Physicians call for research on ART initiation, Urging lawmakers to fund AIDS-free generation, and more

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When to Start in Africa – An Urgent Research Priority: In this opinion piece in the New England Journal of Medicine, Dr. Kevin de Cock, Director of the CDC’s Center for Global Health, and Dr. Wafaa El-Sadr, member of IDSA’s Center for Global Health Scientific Advisory Committee, make a strong case for more research to determine the best time to initiate ART in African patients.  Citing that there is a lack of conclusive data to back ART initiation guidelines, De Cock and El-Sadr call for a randomized, controlled trial to determine when to initiate ART in Africa for maximal individual health benefit.  “Uncertainty about ART is detrimental to the millions of people living with HIV infection. Early ART and deferred ART, each recommended and practiced depending on the setting, cannot both be the most favorable choice for individual health…With millions of people who require ART still not receiving it, billions of dollars invested in HIV–AIDS programs, and widespread discussion about extending ART use, too much is at stake to allow uncertainty about when to initiate ART to persist.”

Sec. Kerry Address at UVA Emphasizes Importance of Global Health: Newly appointed Secretary of State John Kerry delivered his first official speech at the University of Virginia on Wednesday, emphasizing that impending budget cuts from the sequester will threaten U.S. foreign policy, including critical global health programs like the President’s Emergency Plan for AIDS Relief (PEPFAR).  “We seek to reduce maternal mortality, eradicate polio, and protect people from malaria, tuberculosis, and pandemic influenza. And I will tell you proudly that through the Global Health Initiative and programs that I was proud to have a hand in helping to create, like PEPFAR, we have saved the lives of 5 million people in Africa through the efforts of Americans. And today – today astonishingly – we are standing on the edge of the potential of an AIDS-free generation, because we know these diseases don’t discriminate by nationality, and we believe that relieving preventable suffering doesn’t need a justification. And I think that’s part of our values.” Click here to read the full transcript.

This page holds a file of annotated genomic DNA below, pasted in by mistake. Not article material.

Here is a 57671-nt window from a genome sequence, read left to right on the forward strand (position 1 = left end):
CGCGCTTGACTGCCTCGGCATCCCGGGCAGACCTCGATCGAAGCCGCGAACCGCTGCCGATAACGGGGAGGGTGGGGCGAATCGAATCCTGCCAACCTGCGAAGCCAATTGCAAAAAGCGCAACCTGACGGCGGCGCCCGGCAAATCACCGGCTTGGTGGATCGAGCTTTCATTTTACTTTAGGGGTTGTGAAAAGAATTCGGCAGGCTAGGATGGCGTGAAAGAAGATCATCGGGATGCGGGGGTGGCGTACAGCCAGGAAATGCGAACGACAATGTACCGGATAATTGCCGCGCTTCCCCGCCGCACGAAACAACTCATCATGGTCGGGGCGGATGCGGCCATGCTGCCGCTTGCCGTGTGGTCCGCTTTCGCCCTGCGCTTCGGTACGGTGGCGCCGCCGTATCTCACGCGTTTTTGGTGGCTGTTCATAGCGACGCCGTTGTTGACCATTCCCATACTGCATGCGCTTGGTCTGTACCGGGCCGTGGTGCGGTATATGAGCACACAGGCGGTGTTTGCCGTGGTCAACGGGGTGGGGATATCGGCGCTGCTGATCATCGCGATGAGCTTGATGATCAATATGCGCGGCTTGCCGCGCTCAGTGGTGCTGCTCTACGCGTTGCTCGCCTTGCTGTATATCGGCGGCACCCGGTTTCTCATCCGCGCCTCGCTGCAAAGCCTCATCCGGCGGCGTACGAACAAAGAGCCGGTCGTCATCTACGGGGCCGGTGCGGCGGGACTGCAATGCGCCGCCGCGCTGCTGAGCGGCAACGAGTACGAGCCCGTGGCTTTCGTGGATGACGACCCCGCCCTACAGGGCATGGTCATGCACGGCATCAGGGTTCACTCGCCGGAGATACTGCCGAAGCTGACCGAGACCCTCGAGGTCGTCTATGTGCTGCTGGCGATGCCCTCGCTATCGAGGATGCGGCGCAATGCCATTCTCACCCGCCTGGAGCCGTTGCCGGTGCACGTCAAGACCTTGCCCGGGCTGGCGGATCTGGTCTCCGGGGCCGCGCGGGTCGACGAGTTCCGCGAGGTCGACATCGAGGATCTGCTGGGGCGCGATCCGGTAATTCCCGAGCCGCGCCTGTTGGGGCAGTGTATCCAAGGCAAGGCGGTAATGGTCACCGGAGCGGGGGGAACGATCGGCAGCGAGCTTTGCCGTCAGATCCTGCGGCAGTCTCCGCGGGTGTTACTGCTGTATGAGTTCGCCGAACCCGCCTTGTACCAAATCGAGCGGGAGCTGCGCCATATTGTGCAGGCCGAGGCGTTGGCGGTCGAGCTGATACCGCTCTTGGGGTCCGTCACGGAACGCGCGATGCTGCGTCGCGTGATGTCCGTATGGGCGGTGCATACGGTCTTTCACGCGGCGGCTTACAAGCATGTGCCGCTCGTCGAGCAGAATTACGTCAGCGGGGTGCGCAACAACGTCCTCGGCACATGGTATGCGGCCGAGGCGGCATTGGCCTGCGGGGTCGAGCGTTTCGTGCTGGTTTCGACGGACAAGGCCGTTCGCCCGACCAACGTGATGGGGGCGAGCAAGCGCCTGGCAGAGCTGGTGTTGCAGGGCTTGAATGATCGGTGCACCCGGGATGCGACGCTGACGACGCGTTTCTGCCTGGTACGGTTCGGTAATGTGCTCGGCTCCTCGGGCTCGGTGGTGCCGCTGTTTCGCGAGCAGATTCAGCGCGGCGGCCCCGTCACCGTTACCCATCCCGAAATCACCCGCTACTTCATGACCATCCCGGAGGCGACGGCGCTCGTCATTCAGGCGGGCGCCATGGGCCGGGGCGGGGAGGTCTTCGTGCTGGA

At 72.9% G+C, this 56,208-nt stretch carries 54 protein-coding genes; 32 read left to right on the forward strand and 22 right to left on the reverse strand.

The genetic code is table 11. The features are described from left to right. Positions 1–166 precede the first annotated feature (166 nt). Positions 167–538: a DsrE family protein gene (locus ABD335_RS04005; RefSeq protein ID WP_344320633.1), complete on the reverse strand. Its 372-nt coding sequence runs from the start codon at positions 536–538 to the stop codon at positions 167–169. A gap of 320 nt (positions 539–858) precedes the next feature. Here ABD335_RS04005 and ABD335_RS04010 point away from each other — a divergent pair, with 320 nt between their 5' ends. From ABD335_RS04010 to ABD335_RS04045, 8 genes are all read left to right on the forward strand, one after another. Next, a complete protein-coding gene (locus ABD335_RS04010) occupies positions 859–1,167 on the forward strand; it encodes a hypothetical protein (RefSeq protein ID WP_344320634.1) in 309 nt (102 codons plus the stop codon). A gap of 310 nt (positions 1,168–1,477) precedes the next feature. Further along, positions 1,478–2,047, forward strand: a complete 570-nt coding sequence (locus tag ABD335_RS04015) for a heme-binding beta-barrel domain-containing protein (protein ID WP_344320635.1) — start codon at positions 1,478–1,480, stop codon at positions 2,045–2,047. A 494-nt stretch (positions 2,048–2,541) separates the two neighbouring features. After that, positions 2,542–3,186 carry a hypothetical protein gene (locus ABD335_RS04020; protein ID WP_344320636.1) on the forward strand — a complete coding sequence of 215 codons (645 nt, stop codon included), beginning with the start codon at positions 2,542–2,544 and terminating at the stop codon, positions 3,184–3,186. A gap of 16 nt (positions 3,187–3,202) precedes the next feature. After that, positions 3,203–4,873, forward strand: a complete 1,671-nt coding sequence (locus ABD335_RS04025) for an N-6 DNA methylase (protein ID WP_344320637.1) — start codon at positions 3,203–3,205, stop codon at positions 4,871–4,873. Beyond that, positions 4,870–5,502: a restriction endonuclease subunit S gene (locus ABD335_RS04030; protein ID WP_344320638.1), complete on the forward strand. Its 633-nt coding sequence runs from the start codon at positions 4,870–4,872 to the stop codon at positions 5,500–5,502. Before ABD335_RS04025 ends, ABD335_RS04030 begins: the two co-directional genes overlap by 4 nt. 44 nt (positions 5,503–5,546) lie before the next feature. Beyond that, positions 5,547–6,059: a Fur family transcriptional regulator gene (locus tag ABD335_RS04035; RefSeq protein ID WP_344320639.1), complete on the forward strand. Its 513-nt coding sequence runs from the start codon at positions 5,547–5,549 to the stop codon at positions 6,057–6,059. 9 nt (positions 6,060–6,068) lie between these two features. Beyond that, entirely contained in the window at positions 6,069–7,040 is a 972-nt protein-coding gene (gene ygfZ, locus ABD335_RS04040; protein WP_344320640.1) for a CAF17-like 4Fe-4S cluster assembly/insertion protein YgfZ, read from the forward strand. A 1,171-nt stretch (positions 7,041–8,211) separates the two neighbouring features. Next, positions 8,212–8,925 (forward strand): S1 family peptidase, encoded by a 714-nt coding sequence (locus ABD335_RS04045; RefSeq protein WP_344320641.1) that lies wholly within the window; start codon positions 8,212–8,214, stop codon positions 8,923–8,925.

Tutu – End of AIDS a Worthy Legacy for Obama: In this piece in USA Today, Desmond Tutu, Archbishop Emeritus of Capetown and honorary chair of Act V: The End of AIDS, calls on President Obama to catalyze the end of one of the world’s fiercest pandemics by fully funding PEPFAR and the Global Fund to Fight AIDS, TB, and Malaria.  Citing his latest State of the Union address where President Obama stated that the promise of an AIDS-free generation is within our reach, and the Obama administration’s release of the PEPFAR Blueprint, Tutu wrote, “Now is not the time to pull back. We are in the endgame of AIDS and Obama can help the world triumph.  By adding the end of AIDS to his legacy, President Obama will be remembered fondly by all future generations, grateful that he helped spare them from unnecessary suffering and needless death.”

Obama Don’t Break Our Hearts: Students from the Yale University Chapter of the Student Global Health and AIDS Coalition joined with New Haven residents to urge President Obama and other lawmakers to stop AIDS by fully funding PEPFAR and the Global Fund.  In this video, students and residents ask the President to put funding behind his promise for an AIDS-free generation, and emphasize that just a five percent cut to PEPFAR would lead to over 60,000 preventable AIDS deaths.  Urge President Obama to commit resources to achieving an AIDS-free generation by signing the petition, spearheaded by global and domestic HIV advocacy organizations.

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